A good example of pistols too long to comfortably conceal are the older cowboy guns and such movie icons as the long barreled Smith & Wesson Model 29 carried by Clint Eastwood in the Dirty Harry series.
Once handguns begin to edge past 7” or 8” overall, people tend to find them a bit daunting to conceal in more normal ways.
The shoulder holster does help with this problem.
Additionally, the larger frames of early semi auto pistols like the 1911 and Browning High Power and the Beretta M9 were larger and heavier than most of the offered pistols today.
Different Types of Shoulder Holsters
There are two major types of shoulder holsters:
- Normal Suspender style holsters
- Band style holsters
The band styles are predominately elastic, have poor retention and are predominately built to be worn under business shirts and things like jogging wear. They are not a very viable option and will not be addressed here because of their lack of stability, protection of the firearm, and their lack of retention.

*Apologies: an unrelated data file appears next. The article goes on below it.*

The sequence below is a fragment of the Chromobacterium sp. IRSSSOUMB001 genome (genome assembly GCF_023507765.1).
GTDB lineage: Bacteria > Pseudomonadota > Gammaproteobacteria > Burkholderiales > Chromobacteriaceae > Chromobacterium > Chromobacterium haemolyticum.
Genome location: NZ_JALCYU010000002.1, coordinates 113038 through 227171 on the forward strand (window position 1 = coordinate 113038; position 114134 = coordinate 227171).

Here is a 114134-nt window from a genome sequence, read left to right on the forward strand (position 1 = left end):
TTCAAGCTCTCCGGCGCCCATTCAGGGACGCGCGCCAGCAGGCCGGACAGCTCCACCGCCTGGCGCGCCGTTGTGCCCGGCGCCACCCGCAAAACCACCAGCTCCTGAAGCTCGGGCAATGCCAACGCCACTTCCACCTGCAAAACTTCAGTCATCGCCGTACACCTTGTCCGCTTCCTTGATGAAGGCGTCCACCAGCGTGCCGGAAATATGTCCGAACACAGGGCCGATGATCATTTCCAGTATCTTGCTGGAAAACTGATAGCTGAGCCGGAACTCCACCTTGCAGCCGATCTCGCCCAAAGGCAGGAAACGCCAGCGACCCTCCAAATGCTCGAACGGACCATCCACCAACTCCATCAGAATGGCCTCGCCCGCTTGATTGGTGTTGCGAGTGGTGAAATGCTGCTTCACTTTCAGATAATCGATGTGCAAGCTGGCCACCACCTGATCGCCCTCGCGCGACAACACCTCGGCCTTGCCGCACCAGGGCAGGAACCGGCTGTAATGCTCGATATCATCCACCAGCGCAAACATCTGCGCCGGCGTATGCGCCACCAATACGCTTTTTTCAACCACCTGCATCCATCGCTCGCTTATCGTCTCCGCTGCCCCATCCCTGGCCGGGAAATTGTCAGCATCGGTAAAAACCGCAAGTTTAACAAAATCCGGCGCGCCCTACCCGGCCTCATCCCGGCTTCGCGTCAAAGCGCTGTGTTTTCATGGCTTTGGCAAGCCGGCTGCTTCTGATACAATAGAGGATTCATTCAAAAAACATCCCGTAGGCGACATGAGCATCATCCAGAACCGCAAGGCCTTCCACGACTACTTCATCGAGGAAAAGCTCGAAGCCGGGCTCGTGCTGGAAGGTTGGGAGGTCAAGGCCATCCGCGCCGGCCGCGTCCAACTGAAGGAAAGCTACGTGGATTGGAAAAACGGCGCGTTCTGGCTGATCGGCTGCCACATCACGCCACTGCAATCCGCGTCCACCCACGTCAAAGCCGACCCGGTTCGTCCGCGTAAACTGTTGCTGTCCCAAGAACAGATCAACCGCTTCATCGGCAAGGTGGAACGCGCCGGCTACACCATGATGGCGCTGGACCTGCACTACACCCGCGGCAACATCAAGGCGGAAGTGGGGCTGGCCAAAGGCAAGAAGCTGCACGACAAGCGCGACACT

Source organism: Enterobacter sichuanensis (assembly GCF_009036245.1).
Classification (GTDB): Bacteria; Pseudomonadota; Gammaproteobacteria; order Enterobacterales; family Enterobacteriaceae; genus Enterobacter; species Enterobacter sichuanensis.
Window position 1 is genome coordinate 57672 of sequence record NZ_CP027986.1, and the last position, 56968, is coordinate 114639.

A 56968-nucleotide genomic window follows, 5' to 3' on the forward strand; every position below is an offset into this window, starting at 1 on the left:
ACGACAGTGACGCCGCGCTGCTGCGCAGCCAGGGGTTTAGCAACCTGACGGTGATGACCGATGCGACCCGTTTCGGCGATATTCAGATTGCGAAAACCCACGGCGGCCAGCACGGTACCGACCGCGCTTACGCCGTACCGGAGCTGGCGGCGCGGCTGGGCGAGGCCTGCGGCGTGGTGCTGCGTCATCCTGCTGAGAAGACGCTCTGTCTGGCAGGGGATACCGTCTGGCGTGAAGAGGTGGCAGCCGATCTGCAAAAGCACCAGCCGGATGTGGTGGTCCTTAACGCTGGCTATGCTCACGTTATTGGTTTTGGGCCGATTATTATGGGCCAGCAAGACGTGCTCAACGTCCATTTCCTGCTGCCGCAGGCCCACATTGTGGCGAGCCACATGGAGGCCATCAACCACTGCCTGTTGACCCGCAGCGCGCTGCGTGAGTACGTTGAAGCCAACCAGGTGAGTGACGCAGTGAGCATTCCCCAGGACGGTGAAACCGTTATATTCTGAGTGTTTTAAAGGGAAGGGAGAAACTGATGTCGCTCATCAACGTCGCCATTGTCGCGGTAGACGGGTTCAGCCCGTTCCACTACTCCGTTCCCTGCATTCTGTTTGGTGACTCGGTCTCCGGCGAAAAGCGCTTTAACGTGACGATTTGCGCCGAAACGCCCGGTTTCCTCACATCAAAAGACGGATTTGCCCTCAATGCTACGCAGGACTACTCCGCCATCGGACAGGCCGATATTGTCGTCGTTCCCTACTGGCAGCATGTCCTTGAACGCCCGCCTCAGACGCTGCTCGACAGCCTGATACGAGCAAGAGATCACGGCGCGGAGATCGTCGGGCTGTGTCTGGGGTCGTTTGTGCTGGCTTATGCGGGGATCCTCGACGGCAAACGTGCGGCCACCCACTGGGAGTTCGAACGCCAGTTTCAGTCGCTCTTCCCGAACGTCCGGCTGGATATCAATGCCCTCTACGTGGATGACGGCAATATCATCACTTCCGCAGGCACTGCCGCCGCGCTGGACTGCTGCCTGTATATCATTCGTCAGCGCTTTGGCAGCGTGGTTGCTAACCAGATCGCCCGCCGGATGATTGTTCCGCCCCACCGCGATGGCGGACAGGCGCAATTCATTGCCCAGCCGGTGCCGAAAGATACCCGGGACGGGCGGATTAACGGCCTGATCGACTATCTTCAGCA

Most shoulder holsters come in the traditional suspender like style. These balance the weight of the holster across the back, usually looping around the arms.
The loops around the arms can be reinforced or the side that actually has the holster attached to it will be reinforced. These reinforcements disperse the pressure from the weight of the gun in the holster so your shoulders are less likely to hurt. Those holsters with reinforcements on both shoulder straps tend to include spare magazine holders as well.
Since shoulder holster tend to have a flexible set of straps across your back this does not mean they are not fit for use. If the stretchy material were what the actual holster area, rather than the rigging, was made out of then they should be ruled out. This is not the case except in regards to band type chest/shoulder holsters.
The main purpose of a holster is to keep your pistol on your person, easily accessible, and properly retained when not in use. This means that one has to be able to draw the pistol easily and quickly. This means for leather type shoulder holsters thumb break style releases are preferred to snaps to be released by the index finger.